About 40 people marched through downtown Spokane Tuesday afternoon pressing Democrats to lead the way in granting permanent relief and protection for undocumented people in the U.S.
The immigration rally was one of 10 held Monday and Tuesday across the state .
Martin Martinez-Negrete led the Spokane march, which started on a North Post Street sidewalk outside Washington Sen. Patty Murray’s office.
“We need U.S. Sen. Maria Cantwell and Patty Murray to show their leadership, come out publicly and push the Democrats to keep prioritizing immigration,” Martinez-Negrete told the crowd.
Cantwell and Murray are both Washington Democrats.
Last month, Democrats asked the Senate parliamentarian to review a package of reforms that would have given lawful permanent residence to millions of people without legal status. The parliamentarian rejected those reforms as outside the scope of a reconciliation bill.
Martinez-Negrete said he is a Deferred Action for Childhood Arrivals (DACA) recipient and was deported when he was 15 but returned to the U.S.
“After they separated me from my family, I never thought I was going to see them again,” he said.
He said Democrats need to keep fighting – since he said Republicans won’t – for citizenship and immigration reform that they’ve been promising for years.
“How many people need to be deported?” Martinez-Negrete said. “How many people need to be in cages … so that they understand that this is a priority?”
Martin Navarrete-Contreras said before the march that he had the privilege of being born in the U.S., but many of his friends and family members are undocumented.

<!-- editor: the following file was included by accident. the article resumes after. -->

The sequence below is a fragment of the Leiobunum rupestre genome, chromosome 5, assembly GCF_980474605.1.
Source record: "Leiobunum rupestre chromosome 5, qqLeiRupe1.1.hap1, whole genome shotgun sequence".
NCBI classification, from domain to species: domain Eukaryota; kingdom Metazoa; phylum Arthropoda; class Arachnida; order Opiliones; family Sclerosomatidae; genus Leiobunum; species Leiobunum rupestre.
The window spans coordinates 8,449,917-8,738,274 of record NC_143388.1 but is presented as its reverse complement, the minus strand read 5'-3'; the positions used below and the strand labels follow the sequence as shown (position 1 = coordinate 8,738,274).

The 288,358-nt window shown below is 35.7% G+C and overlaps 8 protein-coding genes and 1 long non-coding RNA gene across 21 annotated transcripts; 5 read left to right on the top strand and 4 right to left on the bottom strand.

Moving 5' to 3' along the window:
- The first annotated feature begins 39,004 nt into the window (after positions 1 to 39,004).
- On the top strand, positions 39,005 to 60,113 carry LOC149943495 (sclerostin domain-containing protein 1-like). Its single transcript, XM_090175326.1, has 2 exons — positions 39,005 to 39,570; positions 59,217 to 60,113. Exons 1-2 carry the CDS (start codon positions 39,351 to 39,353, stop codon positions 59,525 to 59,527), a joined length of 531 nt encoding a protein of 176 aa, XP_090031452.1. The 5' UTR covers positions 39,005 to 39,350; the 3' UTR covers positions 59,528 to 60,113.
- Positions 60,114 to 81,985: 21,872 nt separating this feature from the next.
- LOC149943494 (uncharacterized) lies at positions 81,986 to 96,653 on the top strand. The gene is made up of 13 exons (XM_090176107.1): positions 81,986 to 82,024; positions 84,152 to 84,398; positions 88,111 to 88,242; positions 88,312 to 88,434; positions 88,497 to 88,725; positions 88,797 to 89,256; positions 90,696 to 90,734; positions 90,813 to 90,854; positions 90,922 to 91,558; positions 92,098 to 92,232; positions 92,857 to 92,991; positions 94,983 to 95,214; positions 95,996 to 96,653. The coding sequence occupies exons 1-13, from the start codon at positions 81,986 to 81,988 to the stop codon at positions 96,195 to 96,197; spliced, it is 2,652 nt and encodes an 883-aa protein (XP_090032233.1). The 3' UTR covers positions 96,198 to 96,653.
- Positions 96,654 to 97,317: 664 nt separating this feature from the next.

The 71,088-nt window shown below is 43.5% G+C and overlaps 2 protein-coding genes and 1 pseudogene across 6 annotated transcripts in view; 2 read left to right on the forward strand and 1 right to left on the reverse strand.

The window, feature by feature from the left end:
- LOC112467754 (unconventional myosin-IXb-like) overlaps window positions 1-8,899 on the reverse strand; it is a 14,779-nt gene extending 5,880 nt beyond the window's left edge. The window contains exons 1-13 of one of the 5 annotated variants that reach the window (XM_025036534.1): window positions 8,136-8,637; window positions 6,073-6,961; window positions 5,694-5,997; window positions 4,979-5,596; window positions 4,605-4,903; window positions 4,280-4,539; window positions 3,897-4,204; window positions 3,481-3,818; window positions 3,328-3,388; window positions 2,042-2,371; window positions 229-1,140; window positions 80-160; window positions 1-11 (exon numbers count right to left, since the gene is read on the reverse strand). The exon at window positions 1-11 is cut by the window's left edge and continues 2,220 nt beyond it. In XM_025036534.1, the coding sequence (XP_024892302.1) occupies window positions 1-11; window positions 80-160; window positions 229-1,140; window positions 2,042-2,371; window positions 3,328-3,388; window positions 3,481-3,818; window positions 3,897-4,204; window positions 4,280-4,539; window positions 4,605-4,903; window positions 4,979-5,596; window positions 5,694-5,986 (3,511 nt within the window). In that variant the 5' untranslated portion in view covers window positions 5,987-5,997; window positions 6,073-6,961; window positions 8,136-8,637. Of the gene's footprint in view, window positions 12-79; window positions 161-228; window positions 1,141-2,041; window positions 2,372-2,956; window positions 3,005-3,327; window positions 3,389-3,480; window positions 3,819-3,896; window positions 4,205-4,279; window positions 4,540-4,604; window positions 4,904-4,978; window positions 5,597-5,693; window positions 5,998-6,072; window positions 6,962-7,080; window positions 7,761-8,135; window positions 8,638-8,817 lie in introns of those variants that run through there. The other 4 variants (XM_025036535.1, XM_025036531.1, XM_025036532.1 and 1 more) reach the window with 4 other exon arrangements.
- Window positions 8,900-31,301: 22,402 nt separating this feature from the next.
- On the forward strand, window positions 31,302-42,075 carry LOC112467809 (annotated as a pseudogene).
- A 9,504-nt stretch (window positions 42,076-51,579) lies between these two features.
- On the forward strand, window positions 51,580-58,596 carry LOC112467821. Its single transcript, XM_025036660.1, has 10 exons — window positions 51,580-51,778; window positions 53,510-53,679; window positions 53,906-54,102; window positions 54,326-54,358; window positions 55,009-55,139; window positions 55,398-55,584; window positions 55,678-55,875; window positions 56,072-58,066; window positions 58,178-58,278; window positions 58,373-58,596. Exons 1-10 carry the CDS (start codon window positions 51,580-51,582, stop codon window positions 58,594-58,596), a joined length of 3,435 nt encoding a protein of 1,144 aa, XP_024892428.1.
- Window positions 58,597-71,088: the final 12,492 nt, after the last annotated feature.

“I’m out here advocating for them, and, you know, just hoping that we can get something going and making it better, I guess for all of us,” he said.
Jocelyn Granados, a Washington State University student who made the trek from Pullman, told the crowd she immigrated to the U.S. when she was 6 years old. But at any moment, she and her parents can be deported.
“We need actual citizenship now,” she said.
The immigration activists yelled chants like, “What do we want? Citizenship. When do we want it? Now” and, “Congress, congress, keep your promise. Stop being so dishonest.” Some people held signs that said “Citizenship for all!” in English and Spanish.
OneAmerica and Washington Immigrant Solidarity Network, which are immigrant and refugee advocacy groups, spearheaded the rallies across the state.
Local journalism is essential.
Give directly to The Spokesman-Review's Northwest Passages community forums series -- which helps to offset the costs of several reporter and editor positions at the newspaper -- by using the easy options below. Gifts processed in this system are not tax deductible, but are predominately used to help meet the local financial requirements needed to receive national matching-grant funds.
Subscribe now to get breaking news alerts in your email inbox
Get breaking news delivered to your inbox as it happens.